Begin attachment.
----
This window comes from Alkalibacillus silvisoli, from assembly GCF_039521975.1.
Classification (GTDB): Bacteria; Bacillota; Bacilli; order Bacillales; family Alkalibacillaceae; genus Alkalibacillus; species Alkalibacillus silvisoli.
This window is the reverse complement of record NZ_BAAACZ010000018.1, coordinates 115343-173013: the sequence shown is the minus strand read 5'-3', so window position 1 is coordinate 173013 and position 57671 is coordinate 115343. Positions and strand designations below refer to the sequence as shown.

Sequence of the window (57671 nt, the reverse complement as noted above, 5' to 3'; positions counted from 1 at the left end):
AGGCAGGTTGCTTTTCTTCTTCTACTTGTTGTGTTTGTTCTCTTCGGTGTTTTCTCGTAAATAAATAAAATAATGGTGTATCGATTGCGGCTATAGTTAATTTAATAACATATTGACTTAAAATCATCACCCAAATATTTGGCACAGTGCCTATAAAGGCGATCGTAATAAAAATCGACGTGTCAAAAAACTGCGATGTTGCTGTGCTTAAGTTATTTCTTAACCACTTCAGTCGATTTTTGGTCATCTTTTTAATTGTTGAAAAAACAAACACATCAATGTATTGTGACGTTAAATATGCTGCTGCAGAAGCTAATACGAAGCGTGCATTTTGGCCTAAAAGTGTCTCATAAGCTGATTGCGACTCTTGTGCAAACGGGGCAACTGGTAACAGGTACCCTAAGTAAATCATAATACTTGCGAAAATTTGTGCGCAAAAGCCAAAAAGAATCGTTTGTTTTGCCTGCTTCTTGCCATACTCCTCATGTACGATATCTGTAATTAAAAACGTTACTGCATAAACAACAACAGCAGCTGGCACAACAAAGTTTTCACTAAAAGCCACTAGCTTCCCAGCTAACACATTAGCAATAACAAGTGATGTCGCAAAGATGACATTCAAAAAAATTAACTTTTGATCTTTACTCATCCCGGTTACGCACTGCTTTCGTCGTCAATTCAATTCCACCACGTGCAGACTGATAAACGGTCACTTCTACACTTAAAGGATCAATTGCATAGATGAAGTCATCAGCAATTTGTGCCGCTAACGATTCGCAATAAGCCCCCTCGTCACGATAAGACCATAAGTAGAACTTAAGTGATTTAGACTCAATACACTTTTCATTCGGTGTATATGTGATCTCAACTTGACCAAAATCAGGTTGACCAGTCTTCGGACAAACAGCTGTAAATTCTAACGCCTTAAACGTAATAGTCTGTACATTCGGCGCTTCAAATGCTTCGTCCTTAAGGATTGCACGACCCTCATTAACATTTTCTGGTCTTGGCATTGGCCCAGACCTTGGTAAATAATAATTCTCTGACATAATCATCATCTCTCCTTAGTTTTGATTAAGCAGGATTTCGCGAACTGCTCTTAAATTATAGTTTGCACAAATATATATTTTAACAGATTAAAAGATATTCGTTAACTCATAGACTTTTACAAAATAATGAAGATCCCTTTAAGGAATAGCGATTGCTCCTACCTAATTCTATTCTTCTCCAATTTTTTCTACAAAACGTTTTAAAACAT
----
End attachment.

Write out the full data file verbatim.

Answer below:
This window comes from Alkalibacillus silvisoli, from assembly GCF_039521975.1.
Classification (GTDB): Bacteria; Bacillota; Bacilli; order Bacillales; family Alkalibacillaceae; genus Alkalibacillus; species Alkalibacillus silvisoli.
This window is the reverse complement of record NZ_BAAACZ010000018.1, coordinates 115343-173013: the sequence shown is the minus strand read 5'-3', so window position 1 is coordinate 173013 and position 57671 is coordinate 115343. Positions and strand designations below refer to the sequence as shown.

Sequence of the window (57671 nt, the reverse complement as noted above, 5' to 3'; positions counted from 1 at the left end):
AGGCAGGTTGCTTTTCTTCTTCTACTTGTTGTGTTTGTTCTCTTCGGTGTTTTCTCGTAAATAAATAAAATAATGGTGTATCGATTGCGGCTATAGTTAATTTAATAACATATTGACTTAAAATCATCACCCAAATATTTGGCACAGTGCCTATAAAGGCGATCGTAATAAAAATCGACGTGTCAAAAAACTGCGATGTTGCTGTGCTTAAGTTATTTCTTAACCACTTCAGTCGATTTTTGGTCATCTTTTTAATTGTTGAAAAAACAAACACATCAATGTATTGTGACGTTAAATATGCTGCTGCAGAAGCTAATACGAAGCGTGCATTTTGGCCTAAAAGTGTCTCATAAGCTGATTGCGACTCTTGTGCAAACGGGGCAACTGGTAACAGGTACCCTAAGTAAATCATAATACTTGCGAAAATTTGTGCGCAAAAGCCAAAAAGAATCGTTTGTTTTGCCTGCTTCTTGCCATACTCCTCATGTACGATATCTGTAATTAAAAACGTTACTGCATAAACAACAACAGCAGCTGGCACAACAAAGTTTTCACTAAAAGCCACTAGCTTCCCAGCTAACACATTAGCAATAACAAGTGATGTCGCAAAGATGACATTCAAAAAAATTAACTTTTGATCTTTACTCATCCCGGTTACGCACTGCTTTCGTCGTCAATTCAATTCCACCACGTGCAGACTGATAAACGGTCACTTCTACACTTAAAGGATCAATTGCATAGATGAAGTCATCAGCAATTTGTGCCGCTAACGATTCGCAATAAGCCCCCTCGTCACGATAAGACCATAAGTAGAACTTAAGTGATTTAGACTCAATACACTTTTCATTCGGTGTATATGTGATCTCAACTTGACCAAAATCAGGTTGACCAGTCTTCGGACAAACAGCTGTAAATTCTAACGCCTTAAACGTAATAGTCTGTACATTCGGCGCTTCAAATGCTTCGTCCTTAAGGATTGCACGACCCTCATTAACATTTTCTGGTCTTGGCATTGGCCCAGACCTTGGTAAATAATAATTCTCTGACATAATCATCATCTCTCCTTAGTTTTGATTAAGCAGGATTTCGCGAACTGCTCTTAAATTATAGTTTGCACAAATATATATTTTAACAGATTAAAAGATATTCGTTAACTCATAGACTTTTACAAAATAATGAAGATCCCTTTAAGGAATAGCGATTGCTCCTACCTAATTCTATTCTTCTCCAATTTTTTCTACAAAACGTTTTAAAACAT